Opinion: Pat Cummins becomes Australian men’s test captain: why is it so rare for a fast bowler to take the reins?
The following opinion piece authored by Emeritus Professor David Rowe from the Institute for Culture and Society was first published with full links on The Conversation (opens in a new window).
Australian men’s test cricket captain Tim Paine’s sudden resignation due to a sexting scandal meant a rapid search for a suitable new captain. The most obvious choice was Pat Cummins, the current vice-captain and the world’s best fast bowler. Cricket Australia has today confirmed Cummins will step into the role ahead of the Ashes series starting on December 8. Steve Smith will be the deputy.
Described as a “cleanskin” by former test captain Greg Chappell – perhaps unwisely, as that was also Paine’s image when he became captain after the Sandpapergate scandal – Cummins had plenty of support to fulfil the role often described as second only to the prime minister in importance in Australia.
But there was one major reservation – no fast bowler has captained the men’s team since Ray Lindwall stood in for one test match on the 1956-57 tour of India. Why are batters, wicketkeepers or even spin bowlers (such as Richie Benaud) favoured over fast bowlers to lead a cricket team?
Fit for the captaincy role
Unlike a batter-captain fielding in the slips, it is asked whether a revved-up fast bowler can make sophisticated on-field decisions, such as ending a spell of their own bowling at the right time. Could they see the big game management picture through the red mist that descends for many pace bowlers when facing an opposition batter? A spinner uses guile rather than the intimidation of speed to take wickets, so it is assumed they have the necessary tactical acumen.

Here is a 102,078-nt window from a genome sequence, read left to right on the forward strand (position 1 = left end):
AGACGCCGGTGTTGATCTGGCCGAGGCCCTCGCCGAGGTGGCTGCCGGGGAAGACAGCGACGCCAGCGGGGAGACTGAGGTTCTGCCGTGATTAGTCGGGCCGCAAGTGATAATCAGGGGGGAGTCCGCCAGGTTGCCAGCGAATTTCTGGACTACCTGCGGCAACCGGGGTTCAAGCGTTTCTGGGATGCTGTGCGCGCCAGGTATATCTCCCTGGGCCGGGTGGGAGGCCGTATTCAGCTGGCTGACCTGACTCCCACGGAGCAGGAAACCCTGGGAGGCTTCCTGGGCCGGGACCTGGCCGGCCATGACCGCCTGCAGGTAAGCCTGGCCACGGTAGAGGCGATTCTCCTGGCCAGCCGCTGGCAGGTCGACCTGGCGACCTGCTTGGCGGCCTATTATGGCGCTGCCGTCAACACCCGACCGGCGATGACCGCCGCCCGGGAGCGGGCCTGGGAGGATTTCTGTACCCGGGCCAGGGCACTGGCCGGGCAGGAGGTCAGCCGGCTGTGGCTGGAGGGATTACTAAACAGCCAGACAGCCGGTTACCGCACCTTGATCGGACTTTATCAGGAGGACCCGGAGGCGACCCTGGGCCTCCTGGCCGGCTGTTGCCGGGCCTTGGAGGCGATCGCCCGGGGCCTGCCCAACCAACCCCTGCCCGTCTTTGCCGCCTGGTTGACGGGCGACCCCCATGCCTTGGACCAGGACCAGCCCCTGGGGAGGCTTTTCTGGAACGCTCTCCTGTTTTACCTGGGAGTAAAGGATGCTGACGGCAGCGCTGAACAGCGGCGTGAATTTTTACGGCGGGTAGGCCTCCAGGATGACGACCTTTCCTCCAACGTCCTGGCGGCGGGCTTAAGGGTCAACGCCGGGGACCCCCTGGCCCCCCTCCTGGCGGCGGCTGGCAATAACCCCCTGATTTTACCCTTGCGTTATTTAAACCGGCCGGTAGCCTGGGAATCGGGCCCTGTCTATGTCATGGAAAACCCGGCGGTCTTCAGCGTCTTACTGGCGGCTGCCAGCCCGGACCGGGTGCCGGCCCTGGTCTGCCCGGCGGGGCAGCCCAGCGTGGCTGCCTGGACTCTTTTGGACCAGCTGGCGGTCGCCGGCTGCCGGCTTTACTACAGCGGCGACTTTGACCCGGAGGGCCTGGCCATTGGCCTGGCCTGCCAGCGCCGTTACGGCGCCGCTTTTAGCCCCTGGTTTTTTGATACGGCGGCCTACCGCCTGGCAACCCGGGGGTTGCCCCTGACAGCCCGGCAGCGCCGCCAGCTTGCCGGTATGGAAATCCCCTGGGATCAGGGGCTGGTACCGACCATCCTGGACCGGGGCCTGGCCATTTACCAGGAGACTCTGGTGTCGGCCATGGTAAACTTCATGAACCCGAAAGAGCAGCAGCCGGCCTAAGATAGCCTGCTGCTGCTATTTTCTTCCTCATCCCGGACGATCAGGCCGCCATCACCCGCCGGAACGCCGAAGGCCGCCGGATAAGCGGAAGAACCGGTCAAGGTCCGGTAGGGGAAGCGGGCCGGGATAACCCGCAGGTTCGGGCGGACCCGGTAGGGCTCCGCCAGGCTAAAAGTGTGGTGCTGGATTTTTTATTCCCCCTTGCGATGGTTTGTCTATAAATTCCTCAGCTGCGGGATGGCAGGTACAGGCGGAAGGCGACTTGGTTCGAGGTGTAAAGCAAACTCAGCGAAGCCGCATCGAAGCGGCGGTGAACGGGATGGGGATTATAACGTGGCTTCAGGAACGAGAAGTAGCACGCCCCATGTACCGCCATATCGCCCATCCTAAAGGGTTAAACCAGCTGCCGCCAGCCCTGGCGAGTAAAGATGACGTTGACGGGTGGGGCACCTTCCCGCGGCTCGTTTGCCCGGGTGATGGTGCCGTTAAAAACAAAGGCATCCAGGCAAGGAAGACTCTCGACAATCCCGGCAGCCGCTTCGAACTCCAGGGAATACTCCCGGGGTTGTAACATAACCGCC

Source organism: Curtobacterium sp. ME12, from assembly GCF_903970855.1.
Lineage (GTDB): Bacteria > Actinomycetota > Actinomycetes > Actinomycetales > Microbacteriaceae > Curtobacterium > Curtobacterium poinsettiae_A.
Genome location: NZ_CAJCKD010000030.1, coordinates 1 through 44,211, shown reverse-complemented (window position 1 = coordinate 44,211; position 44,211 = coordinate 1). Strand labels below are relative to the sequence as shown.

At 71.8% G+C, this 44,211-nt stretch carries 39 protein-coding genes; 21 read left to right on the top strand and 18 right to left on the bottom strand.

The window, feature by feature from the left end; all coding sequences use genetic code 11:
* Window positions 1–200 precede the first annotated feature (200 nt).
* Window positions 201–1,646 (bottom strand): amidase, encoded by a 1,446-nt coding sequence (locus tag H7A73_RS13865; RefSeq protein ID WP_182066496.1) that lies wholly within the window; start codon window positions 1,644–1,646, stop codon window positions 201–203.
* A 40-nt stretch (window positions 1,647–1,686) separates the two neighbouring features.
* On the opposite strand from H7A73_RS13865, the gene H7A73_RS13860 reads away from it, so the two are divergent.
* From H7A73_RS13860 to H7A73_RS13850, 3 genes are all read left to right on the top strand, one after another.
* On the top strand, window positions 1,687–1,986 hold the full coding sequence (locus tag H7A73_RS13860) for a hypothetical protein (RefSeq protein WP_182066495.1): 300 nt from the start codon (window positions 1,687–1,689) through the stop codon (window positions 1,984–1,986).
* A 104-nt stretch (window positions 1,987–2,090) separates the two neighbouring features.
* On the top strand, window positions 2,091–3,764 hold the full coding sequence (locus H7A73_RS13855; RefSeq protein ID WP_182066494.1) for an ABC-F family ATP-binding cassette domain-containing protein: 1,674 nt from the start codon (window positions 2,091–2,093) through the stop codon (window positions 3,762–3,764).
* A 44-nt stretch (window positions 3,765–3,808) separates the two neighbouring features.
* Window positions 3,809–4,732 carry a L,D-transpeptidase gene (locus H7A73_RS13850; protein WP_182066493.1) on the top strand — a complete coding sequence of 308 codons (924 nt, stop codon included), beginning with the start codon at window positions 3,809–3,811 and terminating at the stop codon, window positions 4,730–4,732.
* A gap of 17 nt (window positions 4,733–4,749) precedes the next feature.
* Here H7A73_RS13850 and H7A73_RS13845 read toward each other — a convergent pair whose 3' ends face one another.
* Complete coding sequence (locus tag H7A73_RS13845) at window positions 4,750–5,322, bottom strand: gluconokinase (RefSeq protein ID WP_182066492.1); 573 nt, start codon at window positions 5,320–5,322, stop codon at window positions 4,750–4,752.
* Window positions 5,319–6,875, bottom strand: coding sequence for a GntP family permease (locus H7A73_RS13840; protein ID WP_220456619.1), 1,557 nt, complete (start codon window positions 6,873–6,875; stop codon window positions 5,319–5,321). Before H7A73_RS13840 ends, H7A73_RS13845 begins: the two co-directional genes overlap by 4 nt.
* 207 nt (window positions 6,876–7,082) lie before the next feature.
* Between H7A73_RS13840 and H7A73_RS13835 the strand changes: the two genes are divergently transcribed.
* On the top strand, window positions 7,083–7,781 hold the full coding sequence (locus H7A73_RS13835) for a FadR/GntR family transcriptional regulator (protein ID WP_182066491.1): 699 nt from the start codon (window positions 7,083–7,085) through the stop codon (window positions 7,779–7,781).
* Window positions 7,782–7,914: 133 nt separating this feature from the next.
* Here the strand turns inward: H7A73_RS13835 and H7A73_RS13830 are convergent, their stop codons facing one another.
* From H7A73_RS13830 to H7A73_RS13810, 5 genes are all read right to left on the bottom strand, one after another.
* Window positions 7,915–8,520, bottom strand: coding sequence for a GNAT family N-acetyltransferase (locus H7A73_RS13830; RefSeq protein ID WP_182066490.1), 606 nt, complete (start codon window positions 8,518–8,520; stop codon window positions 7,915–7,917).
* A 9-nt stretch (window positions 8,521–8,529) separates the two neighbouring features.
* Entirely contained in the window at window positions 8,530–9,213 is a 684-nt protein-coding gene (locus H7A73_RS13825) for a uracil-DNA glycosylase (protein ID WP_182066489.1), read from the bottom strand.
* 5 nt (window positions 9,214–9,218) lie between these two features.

Even with regard to physical positioning on the cricket field, fast bowlers are viewed as either too close to the action when bowling and too far from it when, as is conventional, fielding on the boundary.
Most importantly, fast bowlers have a reputation for being brawny, unintellectual types, while batters are regarded as more cultured and thoughtful. There is more than a tinge here of what is called “stacking” in sport. This concept involves the racial, ethnic and class stereotyping that assigns leadership positions in team sports (and later in coaching roles) to the already socially privileged. The less privileged generally follow directions, especially where their duties involve brute force.
This replication of the traditional mental-physical labour hierarchy has been found in sports such as American football, soccer, basketball, baseball, rugby union and cricket.
So how did Cummins overcome the reservations that ruled out distinguished pace-bowling predecessors such as Dennis Lillee and Glenn McGrath as captaincy material?
A different class of fast bowler
Ever since his emergence as a cricket prodigy in 2011, Cummins has been routinely regarded as the pride of Penrith in the working-class “heartland” of Greater Western Sydney. Certainly he played around and for Penrith in his formative years, but was brought up in the small, lower Blue Mountains town of Mount Riverview.